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Journal of Marine Systems






The Elkhorn Slough estuary is an upwelling-influenced system located in Monterey Bay, California. It is of great ecological importance, as it provides essential habitat to over 750 species, and is one of the largest estuaries in California. The sources and distribution of chromophoric dissolved organic matter (cDOM) in Elkhorn Slough are strongly influenced by geochemical processes linked to the transition between sea and continent, and to anthropogenic activity from adjacent lands. In 2016, water samples were collected from across the Elkhorn Slough estuary to assess the sources and spatial dynamics of cDOM and its components throughout the system. Using EEM spectroscopy, seven fluorophores (four humic-like and three protein-like), and three distinctive cDOM regions were identified through a combination of traditional peak analysis, Principal Components Analysis (PCA) and interpretation of different fluorescence indices. The majority of the sites in the lower slough, receiving water from Monterey Bay and the Old Salinas River watershed, presented a balanced mix of humic-like and protein-like materials. Sites in the proximity of eelgrass beds had distinctive cDOM signals with predominant protein-like components of autochthonous origin. Water from the upper slough, subject to high nutrient input and excessive macroalgal development, was mostly composed of humic-like matter linked to recent biological activity and macrophyte development. Distribution of cDOM along the main channel of the Elkhorn Slough estuary was influenced by hydrological processes, allochthonous input, and macrophyte distribution. The large contribution and high specificity of macrophyte-derived chromophores identified in this study suggest that EEM spectroscopy could be an effective tool to monitor macrophytes in locations where environmental conditions are unfavorable.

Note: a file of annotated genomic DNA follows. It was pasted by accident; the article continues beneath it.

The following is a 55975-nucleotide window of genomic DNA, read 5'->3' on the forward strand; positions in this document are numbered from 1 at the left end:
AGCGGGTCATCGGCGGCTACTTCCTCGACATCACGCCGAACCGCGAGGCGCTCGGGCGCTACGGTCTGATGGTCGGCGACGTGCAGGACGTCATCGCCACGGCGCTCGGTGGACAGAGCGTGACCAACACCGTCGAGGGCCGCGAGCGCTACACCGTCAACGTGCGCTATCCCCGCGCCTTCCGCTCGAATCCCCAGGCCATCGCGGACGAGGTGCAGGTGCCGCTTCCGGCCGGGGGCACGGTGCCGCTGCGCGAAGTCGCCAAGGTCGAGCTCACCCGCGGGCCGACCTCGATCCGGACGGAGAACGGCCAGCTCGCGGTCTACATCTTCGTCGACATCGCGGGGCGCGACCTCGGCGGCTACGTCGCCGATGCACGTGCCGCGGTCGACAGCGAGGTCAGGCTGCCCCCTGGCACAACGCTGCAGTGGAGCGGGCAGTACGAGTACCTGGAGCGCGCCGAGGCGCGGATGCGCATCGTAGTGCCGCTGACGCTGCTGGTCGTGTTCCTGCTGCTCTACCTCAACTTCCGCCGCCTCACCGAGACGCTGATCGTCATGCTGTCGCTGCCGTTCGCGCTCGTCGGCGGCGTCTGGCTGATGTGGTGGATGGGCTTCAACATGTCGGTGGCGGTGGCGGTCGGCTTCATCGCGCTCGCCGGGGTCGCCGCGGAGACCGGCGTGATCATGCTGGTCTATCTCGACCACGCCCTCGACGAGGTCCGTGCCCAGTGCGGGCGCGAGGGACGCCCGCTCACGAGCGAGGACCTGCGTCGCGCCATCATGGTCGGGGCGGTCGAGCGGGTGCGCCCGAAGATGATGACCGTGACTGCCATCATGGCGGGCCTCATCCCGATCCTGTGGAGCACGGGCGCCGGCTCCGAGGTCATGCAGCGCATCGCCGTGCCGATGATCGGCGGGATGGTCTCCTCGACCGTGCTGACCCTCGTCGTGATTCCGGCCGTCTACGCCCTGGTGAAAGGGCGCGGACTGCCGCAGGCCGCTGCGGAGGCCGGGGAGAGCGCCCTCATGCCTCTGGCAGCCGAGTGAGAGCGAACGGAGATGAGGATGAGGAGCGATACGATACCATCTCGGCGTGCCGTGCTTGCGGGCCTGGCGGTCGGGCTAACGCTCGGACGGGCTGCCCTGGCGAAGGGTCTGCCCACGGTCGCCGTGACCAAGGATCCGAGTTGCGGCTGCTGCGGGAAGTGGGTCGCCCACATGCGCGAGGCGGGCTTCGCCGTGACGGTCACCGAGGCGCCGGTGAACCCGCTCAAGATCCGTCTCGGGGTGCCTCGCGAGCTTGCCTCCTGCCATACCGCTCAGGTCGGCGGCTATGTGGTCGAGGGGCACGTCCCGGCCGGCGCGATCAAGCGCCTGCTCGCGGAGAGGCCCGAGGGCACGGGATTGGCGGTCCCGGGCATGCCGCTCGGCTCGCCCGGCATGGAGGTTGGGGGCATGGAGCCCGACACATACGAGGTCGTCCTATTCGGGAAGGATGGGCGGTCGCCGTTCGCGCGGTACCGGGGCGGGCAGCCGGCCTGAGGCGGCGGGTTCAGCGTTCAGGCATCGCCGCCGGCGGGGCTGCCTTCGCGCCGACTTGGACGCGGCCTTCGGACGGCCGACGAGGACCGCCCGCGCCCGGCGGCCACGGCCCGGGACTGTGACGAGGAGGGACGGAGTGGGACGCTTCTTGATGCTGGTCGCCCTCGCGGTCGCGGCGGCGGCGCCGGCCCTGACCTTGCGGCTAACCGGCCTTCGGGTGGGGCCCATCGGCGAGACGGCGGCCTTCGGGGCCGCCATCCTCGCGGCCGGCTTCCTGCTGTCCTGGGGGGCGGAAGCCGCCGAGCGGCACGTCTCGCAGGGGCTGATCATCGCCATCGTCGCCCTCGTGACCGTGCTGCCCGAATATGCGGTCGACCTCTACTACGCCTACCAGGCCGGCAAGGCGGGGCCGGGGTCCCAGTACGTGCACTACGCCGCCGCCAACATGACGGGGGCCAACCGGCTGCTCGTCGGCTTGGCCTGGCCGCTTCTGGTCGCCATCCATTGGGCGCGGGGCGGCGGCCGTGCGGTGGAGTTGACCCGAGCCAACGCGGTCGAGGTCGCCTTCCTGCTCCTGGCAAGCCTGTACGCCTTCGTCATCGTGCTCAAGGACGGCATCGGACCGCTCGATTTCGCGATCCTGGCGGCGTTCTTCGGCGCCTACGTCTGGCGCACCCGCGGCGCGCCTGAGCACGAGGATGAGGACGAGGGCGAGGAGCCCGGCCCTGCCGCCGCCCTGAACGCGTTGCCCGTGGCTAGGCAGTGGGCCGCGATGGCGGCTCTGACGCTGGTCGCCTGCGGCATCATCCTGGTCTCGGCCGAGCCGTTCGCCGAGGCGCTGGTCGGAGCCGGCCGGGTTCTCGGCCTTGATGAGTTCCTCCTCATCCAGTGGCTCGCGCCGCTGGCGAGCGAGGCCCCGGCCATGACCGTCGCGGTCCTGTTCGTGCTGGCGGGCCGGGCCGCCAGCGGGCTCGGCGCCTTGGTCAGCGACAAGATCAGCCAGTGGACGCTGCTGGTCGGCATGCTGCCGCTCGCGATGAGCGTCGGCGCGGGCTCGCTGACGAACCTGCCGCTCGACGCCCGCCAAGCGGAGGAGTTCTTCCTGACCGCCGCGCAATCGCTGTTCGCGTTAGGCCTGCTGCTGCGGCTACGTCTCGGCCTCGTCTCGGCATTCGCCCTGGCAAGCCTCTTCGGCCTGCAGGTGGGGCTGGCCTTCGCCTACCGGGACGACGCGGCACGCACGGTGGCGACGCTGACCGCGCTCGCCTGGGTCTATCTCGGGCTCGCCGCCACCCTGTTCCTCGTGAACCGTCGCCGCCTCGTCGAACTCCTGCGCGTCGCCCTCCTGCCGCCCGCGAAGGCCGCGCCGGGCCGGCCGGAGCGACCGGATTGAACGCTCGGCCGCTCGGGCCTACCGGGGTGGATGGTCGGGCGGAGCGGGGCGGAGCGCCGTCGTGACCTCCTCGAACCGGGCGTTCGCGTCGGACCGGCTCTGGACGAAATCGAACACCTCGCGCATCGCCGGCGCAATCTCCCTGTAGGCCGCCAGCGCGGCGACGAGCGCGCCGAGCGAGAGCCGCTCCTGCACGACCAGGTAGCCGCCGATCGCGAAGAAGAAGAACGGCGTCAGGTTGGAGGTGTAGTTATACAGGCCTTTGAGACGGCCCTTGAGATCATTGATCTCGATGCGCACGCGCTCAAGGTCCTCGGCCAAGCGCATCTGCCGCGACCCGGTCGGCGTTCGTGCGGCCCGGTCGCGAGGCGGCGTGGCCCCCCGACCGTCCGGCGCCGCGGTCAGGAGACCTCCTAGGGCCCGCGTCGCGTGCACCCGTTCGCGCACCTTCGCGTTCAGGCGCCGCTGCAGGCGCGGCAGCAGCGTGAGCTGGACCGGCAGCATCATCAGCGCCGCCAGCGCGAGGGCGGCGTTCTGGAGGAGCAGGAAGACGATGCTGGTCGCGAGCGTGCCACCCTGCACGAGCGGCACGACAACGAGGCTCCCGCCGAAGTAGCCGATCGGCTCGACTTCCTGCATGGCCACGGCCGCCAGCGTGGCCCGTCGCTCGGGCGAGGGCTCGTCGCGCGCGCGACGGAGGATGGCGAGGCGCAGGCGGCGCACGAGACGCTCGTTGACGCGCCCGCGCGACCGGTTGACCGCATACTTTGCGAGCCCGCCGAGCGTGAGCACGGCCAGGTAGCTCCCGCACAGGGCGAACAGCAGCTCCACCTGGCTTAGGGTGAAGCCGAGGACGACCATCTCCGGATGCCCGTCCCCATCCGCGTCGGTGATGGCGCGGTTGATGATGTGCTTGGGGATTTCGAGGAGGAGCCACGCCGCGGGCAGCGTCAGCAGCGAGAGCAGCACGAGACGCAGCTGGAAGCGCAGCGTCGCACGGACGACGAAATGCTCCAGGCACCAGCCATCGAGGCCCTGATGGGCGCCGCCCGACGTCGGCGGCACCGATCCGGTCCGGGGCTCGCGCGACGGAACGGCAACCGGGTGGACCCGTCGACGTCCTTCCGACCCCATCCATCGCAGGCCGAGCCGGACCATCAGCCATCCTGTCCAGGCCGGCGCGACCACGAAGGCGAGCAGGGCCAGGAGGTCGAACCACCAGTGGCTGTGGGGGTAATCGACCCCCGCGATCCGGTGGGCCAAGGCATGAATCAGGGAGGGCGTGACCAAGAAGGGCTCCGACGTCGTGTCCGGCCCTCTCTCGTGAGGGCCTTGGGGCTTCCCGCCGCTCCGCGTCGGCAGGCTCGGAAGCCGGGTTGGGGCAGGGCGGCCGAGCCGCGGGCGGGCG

Excitation-emission matrix, Dissolved organic matter, Elkhorn Slough, Fluorescence spectroscopy, Macrophytes, Chromophores


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Creative Commons License
This work is licensed under a Creative Commons Attribution-Noncommercial-No Derivative Works 4.0 License.


Moss Landing Marine Laboratories